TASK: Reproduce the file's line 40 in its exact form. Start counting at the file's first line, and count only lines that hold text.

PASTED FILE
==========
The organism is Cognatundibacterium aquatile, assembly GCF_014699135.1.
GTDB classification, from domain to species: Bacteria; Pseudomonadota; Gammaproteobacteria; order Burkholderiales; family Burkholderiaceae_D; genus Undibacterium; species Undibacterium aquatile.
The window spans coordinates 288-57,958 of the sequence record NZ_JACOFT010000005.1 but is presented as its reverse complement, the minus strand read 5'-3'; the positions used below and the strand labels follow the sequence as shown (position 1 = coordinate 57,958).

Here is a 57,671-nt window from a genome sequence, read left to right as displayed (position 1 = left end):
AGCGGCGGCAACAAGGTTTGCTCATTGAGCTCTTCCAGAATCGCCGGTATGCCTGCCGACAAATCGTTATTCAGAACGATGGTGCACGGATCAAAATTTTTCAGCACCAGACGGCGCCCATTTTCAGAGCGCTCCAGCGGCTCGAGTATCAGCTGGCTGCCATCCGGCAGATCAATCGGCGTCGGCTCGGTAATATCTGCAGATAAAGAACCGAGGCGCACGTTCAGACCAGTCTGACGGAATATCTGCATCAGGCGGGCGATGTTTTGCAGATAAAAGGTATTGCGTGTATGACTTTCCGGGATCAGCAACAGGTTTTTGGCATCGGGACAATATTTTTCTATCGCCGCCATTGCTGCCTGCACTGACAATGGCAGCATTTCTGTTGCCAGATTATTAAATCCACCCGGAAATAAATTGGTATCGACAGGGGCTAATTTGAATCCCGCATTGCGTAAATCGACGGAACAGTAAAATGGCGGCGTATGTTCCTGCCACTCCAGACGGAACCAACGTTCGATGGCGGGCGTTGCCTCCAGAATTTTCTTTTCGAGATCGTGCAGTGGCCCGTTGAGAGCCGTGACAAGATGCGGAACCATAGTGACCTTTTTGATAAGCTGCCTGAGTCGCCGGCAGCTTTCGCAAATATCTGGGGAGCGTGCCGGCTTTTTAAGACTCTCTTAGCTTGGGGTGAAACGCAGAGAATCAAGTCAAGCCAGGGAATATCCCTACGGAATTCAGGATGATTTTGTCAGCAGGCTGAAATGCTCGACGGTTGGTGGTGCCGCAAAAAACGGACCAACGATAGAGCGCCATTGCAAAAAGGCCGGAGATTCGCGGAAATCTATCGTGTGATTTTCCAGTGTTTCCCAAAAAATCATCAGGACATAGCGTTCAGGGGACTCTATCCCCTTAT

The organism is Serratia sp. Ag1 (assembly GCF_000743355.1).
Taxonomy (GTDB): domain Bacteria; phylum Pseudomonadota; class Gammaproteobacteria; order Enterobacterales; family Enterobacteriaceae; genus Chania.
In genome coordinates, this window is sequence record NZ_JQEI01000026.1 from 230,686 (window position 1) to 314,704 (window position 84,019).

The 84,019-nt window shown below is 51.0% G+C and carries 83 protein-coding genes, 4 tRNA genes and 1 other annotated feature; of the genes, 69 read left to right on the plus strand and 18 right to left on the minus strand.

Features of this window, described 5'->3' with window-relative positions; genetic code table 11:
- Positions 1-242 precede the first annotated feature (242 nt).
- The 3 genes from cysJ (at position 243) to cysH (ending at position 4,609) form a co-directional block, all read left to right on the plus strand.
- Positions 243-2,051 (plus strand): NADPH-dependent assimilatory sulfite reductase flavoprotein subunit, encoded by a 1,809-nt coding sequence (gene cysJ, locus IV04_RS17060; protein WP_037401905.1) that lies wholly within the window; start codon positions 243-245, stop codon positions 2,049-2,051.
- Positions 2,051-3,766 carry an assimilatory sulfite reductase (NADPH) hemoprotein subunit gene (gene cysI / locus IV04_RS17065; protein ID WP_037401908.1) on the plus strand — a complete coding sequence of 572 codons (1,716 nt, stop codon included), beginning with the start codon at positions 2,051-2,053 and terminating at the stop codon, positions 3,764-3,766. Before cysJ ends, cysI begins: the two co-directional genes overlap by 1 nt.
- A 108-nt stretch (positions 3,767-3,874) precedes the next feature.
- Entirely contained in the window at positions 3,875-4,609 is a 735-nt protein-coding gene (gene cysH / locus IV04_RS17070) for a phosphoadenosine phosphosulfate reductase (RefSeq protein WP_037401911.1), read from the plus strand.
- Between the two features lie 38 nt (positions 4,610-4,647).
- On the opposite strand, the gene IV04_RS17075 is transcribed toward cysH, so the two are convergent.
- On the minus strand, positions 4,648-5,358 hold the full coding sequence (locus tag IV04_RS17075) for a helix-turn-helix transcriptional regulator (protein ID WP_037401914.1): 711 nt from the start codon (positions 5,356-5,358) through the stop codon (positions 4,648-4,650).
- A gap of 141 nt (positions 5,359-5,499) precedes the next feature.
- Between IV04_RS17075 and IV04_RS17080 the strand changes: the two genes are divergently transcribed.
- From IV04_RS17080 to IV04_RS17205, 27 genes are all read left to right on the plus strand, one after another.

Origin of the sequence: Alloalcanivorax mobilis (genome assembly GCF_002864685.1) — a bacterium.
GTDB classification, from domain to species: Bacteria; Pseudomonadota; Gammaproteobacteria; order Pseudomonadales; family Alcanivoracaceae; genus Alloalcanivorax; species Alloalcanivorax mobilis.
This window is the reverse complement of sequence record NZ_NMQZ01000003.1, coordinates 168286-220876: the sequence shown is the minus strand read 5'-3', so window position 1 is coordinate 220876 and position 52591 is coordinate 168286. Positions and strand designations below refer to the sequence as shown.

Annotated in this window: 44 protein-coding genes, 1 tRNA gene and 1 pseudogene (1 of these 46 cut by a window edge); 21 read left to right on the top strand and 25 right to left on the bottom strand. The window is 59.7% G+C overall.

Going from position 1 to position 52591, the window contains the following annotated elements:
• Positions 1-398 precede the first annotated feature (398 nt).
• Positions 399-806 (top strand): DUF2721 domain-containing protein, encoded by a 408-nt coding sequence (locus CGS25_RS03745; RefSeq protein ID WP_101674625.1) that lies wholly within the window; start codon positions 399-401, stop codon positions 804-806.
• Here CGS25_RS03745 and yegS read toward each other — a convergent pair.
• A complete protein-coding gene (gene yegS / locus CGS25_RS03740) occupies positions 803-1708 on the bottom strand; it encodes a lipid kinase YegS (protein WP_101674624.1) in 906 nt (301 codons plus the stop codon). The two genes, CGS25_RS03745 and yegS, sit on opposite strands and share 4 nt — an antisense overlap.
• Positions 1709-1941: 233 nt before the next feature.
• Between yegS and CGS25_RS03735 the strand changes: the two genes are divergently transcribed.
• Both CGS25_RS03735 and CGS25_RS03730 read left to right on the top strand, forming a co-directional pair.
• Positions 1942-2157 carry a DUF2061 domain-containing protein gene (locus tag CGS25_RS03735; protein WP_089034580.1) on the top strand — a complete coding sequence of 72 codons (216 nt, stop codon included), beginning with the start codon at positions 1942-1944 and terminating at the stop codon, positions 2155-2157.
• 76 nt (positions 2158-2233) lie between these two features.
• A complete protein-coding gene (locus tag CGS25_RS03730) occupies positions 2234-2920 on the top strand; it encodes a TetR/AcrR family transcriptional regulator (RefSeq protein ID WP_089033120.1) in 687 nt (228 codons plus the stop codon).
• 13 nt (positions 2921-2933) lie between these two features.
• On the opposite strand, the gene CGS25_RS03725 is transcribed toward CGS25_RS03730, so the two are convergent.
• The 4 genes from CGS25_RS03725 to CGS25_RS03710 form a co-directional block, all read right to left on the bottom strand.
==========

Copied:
• The 4 genes from CGS25_RS03725 to CGS25_RS03710 form a co-directional block, all read right to left on the bottom strand.